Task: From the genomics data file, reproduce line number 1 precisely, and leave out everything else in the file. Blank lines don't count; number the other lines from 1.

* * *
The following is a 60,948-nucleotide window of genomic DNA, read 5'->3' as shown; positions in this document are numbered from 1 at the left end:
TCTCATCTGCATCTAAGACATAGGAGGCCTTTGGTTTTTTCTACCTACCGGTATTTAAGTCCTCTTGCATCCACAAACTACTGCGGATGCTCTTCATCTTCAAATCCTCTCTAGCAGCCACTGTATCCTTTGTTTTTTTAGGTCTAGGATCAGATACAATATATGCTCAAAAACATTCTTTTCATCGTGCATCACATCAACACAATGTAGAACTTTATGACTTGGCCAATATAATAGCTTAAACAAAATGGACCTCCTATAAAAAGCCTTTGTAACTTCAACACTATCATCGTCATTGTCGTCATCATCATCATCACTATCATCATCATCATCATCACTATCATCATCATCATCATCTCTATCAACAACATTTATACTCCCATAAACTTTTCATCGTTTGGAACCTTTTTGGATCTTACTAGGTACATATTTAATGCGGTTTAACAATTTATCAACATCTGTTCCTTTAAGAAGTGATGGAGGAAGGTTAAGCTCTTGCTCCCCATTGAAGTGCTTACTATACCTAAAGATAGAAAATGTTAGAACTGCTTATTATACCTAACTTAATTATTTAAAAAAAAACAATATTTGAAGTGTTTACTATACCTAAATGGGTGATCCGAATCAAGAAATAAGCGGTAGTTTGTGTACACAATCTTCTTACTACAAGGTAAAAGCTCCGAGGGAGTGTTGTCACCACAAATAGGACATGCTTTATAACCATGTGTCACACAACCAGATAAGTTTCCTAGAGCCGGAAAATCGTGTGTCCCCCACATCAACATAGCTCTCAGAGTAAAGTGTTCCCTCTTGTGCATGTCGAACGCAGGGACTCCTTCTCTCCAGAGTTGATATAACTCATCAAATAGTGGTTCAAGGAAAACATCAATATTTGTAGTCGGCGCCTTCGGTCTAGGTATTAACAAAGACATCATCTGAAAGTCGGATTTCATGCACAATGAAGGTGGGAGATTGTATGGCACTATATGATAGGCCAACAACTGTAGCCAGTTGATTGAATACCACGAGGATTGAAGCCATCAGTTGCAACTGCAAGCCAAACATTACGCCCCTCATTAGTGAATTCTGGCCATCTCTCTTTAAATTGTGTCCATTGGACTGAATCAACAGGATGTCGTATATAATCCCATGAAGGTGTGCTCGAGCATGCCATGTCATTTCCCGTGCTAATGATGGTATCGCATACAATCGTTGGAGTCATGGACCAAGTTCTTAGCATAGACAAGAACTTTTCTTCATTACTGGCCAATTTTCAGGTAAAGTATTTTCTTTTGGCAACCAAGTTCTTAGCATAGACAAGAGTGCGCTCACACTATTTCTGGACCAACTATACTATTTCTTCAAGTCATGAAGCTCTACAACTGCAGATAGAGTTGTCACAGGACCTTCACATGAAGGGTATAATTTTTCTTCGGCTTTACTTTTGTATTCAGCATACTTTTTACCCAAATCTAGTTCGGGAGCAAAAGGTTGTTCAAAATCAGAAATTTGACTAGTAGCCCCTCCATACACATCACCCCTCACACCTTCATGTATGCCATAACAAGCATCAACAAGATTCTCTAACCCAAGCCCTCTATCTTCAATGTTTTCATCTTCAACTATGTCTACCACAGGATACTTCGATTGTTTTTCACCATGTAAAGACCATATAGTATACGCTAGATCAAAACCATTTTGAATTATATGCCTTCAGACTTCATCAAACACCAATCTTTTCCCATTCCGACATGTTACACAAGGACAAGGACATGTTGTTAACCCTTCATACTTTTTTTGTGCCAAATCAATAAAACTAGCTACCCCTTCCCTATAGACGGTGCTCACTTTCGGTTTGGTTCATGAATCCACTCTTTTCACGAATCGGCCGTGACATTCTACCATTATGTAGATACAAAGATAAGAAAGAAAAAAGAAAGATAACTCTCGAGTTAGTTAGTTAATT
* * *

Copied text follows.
The following is a 60,948-nucleotide window of genomic DNA, read 5'->3' as shown; positions in this document are numbered from 1 at the left end: